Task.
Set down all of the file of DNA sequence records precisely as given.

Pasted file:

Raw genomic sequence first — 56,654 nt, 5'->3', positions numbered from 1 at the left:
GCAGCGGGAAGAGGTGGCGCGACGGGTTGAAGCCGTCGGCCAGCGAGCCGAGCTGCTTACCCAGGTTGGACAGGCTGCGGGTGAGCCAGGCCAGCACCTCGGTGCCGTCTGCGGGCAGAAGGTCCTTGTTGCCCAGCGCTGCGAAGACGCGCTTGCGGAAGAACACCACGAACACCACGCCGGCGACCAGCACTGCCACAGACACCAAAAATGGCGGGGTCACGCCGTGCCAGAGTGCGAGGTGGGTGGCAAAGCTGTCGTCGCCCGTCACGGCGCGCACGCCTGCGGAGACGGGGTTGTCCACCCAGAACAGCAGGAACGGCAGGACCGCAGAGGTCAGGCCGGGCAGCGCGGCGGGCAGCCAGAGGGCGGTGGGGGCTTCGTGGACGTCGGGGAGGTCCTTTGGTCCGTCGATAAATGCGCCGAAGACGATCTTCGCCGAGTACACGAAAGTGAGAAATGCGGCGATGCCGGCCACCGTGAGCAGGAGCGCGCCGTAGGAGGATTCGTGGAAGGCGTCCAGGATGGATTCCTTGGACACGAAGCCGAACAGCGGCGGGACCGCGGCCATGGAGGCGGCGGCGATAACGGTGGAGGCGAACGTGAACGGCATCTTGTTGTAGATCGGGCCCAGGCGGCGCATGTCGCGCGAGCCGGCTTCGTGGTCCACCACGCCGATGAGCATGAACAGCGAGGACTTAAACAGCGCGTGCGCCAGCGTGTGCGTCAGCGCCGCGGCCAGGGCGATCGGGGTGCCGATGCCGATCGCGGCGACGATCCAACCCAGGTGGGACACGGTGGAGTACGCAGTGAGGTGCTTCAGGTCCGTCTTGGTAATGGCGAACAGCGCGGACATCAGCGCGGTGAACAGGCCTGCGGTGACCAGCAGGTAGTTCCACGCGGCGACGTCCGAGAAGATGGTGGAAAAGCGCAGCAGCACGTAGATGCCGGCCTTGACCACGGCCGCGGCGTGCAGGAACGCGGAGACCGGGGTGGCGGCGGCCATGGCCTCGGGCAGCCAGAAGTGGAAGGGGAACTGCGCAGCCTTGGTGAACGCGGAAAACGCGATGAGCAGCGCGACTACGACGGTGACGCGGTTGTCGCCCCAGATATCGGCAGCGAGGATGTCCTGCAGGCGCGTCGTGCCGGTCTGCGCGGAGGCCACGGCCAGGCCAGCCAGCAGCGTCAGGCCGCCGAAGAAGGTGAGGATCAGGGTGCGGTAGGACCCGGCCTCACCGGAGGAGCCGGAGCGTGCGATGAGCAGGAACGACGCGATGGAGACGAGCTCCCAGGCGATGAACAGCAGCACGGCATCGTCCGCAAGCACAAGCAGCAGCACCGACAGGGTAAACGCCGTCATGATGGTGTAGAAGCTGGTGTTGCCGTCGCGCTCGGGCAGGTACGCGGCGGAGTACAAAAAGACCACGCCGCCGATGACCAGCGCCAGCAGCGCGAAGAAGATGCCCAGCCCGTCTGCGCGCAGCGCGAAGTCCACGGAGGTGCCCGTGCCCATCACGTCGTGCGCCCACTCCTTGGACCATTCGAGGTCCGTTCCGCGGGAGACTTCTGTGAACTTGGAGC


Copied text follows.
Raw genomic sequence first — 56,654 nt, 5'->3', positions numbered from 1 at the left:
GCAGCGGGAAGAGGTGGCGCGACGGGTTGAAGCCGTCGGCCAGCGAGCCGAGCTGCTTACCCAGGTTGGACAGGCTGCGGGTGAGCCAGGCCAGCACCTCGGTGCCGTCTGCGGGCAGAAGGTCCTTGTTGCCCAGCGCTGCGAAGACGCGCTTGCGGAAGAACACCACGAACACCACGCCGGCGACCAGCACTGCCACAGACACCAAAAATGGCGGGGTCACGCCGTGCCAGAGTGCGAGGTGGGTGGCAAAGCTGTCGTCGCCCGTCACGGCGCGCACGCCTGCGGAGACGGGGTTGTCCACCCAGAACAGCAGGAACGGCAGGACCGCAGAGGTCAGGCCGGGCAGCGCGGCGGGCAGCCAGAGGGCGGTGGGGGCTTCGTGGACGTCGGGGAGGTCCTTTGGTCCGTCGATAAATGCGCCGAAGACGATCTTCGCCGAGTACACGAAAGTGAGAAATGCGGCGATGCCGGCCACCGTGAGCAGGAGCGCGCCGTAGGAGGATTCGTGGAAGGCGTCCAGGATGGATTCCTTGGACACGAAGCCGAACAGCGGCGGGACCGCGGCCATGGAGGCGGCGGCGATAACGGTGGAGGCGAACGTGAACGGCATCTTGTTGTAGATCGGGCCCAGGCGGCGCATGTCGCGCGAGCCGGCTTCGTGGTCCACCACGCCGATGAGCATGAACAGCGAGGACTTAAACAGCGCGTGCGCCAGCGTGTGCGTCAGCGCCGCGGCCAGGGCGATCGGGGTGCCGATGCCGATCGCGGCGACGATCCAACCCAGGTGGGACACGGTGGAGTACGCAGTGAGGTGCTTCAGGTCCGTCTTGGTAATGGCGAACAGCGCGGACATCAGCGCGGTGAACAGGCCTGCGGTGACCAGCAGGTAGTTCCACGCGGCGACGTCCGAGAAGATGGTGGAAAAGCGCAGCAGCACGTAGATGCCGGCCTTGACCACGGCCGCGGCGTGCAGGAACGCGGAGACCGGGGTGGCGGCGGCCATGGCCTCGGGCAGCCAGAAGTGGAAGGGGAACTGCGCAGCCTTGGTGAACGCGGAAAACGCGATGAGCAGCGCGACTACGACGGTGACGCGGTTGTCGCCCCAGATATCGGCAGCGAGGATGTCCTGCAGGCGCGTCGTGCCGGTCTGCGCGGAGGCCACGGCCAGGCCAGCCAGCAGCGTCAGGCCGCCGAAGAAGGTGAGGATCAGGGTGCGGTAGGACCCGGCCTCACCGGAGGAGCCGGAGCGTGCGATGAGCAGGAACGACGCGATGGAGACGAGCTCCCAGGCGATGAACAGCAGCACGGCATCGTCCGCAAGCACAAGCAGCAGCACCGACAGGGTAAACGCCGTCATGATGGTGTAGAAGCTGGTGTTGCCGTCGCGCTCGGGCAGGTACGCGGCGGAGTACAAAAAGACCACGCCGCCGATGACCAGCGCCAGCAGCGCGAAGAAGATGCCCAGCCCGTCTGCGCGCAGCGCGAAGTCCACGGAGGTGCCCGTGCCCATCACGTCGTGCGCCCACTCCTTGGACCATTCGAGGTCCGTTCCGCGGGAGACTTCTGTGAACTTGGAGC